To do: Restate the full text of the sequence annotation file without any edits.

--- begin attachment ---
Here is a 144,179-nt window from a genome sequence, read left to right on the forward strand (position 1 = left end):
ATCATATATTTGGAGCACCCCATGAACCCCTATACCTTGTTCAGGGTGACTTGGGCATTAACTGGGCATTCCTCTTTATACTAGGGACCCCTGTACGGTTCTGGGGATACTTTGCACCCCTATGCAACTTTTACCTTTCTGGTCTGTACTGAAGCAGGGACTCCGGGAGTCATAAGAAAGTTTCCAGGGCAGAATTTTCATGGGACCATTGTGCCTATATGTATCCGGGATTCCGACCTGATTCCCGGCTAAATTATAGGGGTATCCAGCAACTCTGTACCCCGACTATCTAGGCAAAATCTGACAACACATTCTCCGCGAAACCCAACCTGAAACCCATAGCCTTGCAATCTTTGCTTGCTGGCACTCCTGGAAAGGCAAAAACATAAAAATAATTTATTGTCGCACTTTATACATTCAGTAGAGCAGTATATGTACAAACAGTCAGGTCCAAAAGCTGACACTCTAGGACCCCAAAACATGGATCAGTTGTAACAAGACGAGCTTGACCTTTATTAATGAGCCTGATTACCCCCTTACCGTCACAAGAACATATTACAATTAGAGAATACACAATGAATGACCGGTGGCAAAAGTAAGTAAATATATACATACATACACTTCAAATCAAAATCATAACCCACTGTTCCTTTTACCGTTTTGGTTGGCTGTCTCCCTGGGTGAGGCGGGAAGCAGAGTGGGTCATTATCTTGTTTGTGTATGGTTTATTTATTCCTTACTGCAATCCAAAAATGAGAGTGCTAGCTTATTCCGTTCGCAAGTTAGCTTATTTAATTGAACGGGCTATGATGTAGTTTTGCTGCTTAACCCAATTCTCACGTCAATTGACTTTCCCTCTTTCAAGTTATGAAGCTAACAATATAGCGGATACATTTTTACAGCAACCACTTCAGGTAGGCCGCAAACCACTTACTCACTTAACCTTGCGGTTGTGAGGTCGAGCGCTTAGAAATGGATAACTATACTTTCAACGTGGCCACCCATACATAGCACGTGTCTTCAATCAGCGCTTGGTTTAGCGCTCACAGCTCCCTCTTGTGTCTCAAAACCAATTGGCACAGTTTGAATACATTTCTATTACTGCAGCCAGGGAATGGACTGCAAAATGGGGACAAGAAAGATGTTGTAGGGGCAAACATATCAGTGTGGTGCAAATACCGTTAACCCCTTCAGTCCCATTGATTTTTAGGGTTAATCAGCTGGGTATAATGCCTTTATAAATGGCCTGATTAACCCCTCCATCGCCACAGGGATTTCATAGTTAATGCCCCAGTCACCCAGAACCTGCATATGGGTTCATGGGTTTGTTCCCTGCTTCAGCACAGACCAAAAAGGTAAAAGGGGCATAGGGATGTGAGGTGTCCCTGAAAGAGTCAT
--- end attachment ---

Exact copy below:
Here is a 144,179-nt window from a genome sequence, read left to right on the forward strand (position 1 = left end):
ATCATATATTTGGAGCACCCCATGAACCCCTATACCTTGTTCAGGGTGACTTGGGCATTAACTGGGCATTCCTCTTTATACTAGGGACCCCTGTACGGTTCTGGGGATACTTTGCACCCCTATGCAACTTTTACCTTTCTGGTCTGTACTGAAGCAGGGACTCCGGGAGTCATAAGAAAGTTTCCAGGGCAGAATTTTCATGGGACCATTGTGCCTATATGTATCCGGGATTCCGACCTGATTCCCGGCTAAATTATAGGGGTATCCAGCAACTCTGTACCCCGACTATCTAGGCAAAATCTGACAACACATTCTCCGCGAAACCCAACCTGAAACCCATAGCCTTGCAATCTTTGCTTGCTGGCACTCCTGGAAAGGCAAAAACATAAAAATAATTTATTGTCGCACTTTATACATTCAGTAGAGCAGTATATGTACAAACAGTCAGGTCCAAAAGCTGACACTCTAGGACCCCAAAACATGGATCAGTTGTAACAAGACGAGCTTGACCTTTATTAATGAGCCTGATTACCCCCTTACCGTCACAAGAACATATTACAATTAGAGAATACACAATGAATGACCGGTGGCAAAAGTAAGTAAATATATACATACATACACTTCAAATCAAAATCATAACCCACTGTTCCTTTTACCGTTTTGGTTGGCTGTCTCCCTGGGTGAGGCGGGAAGCAGAGTGGGTCATTATCTTGTTTGTGTATGGTTTATTTATTCCTTACTGCAATCCAAAAATGAGAGTGCTAGCTTATTCCGTTCGCAAGTTAGCTTATTTAATTGAACGGGCTATGATGTAGTTTTGCTGCTTAACCCAATTCTCACGTCAATTGACTTTCCCTCTTTCAAGTTATGAAGCTAACAATATAGCGGATACATTTTTACAGCAACCACTTCAGGTAGGCCGCAAACCACTTACTCACTTAACCTTGCGGTTGTGAGGTCGAGCGCTTAGAAATGGATAACTATACTTTCAACGTGGCCACCCATACATAGCACGTGTCTTCAATCAGCGCTTGGTTTAGCGCTCACAGCTCCCTCTTGTGTCTCAAAACCAATTGGCACAGTTTGAATACATTTCTATTACTGCAGCCAGGGAATGGACTGCAAAATGGGGACAAGAAAGATGTTGTAGGGGCAAACATATCAGTGTGGTGCAAATACCGTTAACCCCTTCAGTCCCATTGATTTTTAGGGTTAATCAGCTGGGTATAATGCCTTTATAAATGGCCTGATTAACCCCTCCATCGCCACAGGGATTTCATAGTTAATGCCCCAGTCACCCAGAACCTGCATATGGGTTCATGGGTTTGTTCCCTGCTTCAGCACAGACCAAAAAGGTAAAAGGGGCATAGGGATGTGAGGTGTCCCTGAAAGAGTCAT